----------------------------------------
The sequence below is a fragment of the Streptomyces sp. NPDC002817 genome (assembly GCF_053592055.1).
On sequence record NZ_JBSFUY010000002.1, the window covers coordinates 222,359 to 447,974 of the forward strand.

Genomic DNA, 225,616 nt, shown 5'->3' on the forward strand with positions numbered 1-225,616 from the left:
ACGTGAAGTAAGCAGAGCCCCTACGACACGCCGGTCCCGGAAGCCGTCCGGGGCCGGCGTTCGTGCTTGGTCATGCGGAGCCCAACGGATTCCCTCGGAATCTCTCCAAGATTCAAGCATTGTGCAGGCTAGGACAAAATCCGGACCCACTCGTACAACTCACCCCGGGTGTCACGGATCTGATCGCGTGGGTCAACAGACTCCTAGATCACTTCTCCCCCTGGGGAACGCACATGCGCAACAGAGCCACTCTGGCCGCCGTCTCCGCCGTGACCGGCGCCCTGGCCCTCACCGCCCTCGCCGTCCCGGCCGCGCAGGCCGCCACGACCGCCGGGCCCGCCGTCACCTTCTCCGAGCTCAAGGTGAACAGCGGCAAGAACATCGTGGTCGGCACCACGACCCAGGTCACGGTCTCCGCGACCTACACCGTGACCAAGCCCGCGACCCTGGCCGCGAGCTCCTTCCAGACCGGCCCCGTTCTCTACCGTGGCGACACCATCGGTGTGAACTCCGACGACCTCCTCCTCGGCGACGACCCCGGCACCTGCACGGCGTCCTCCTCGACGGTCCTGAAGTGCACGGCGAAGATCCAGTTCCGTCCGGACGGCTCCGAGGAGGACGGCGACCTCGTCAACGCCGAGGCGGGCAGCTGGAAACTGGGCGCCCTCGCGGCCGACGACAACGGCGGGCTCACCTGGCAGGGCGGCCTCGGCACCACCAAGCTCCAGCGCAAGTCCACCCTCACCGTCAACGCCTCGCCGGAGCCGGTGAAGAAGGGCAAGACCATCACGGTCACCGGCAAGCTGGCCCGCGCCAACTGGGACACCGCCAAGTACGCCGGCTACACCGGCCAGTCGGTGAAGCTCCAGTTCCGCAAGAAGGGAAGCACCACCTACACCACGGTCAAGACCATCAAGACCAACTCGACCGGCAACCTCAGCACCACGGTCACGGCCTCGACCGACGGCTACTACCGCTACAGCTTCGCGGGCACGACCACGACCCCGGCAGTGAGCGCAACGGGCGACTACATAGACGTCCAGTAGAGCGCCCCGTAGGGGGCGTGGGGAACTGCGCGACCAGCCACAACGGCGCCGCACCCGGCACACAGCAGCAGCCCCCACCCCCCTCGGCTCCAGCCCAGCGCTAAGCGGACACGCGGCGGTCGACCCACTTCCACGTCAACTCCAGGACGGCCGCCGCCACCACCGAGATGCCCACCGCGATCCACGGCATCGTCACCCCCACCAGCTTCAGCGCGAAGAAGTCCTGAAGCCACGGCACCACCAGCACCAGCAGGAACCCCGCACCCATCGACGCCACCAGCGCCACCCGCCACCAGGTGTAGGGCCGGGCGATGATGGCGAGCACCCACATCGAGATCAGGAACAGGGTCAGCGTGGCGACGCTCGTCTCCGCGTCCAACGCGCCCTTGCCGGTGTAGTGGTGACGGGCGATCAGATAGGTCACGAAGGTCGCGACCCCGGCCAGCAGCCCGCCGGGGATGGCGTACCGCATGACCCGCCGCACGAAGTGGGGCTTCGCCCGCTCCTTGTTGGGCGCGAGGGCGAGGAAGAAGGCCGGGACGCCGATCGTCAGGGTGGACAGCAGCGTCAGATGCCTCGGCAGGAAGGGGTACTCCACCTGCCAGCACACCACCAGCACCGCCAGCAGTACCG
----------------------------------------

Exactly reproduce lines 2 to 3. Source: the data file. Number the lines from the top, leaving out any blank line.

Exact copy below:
On sequence record NZ_JBSFUY010000002.1, the window covers coordinates 222,359 to 447,974 of the forward strand.

Genomic DNA, 225,616 nt, shown 5'->3' on the forward strand with positions numbered 1-225,616 from the left: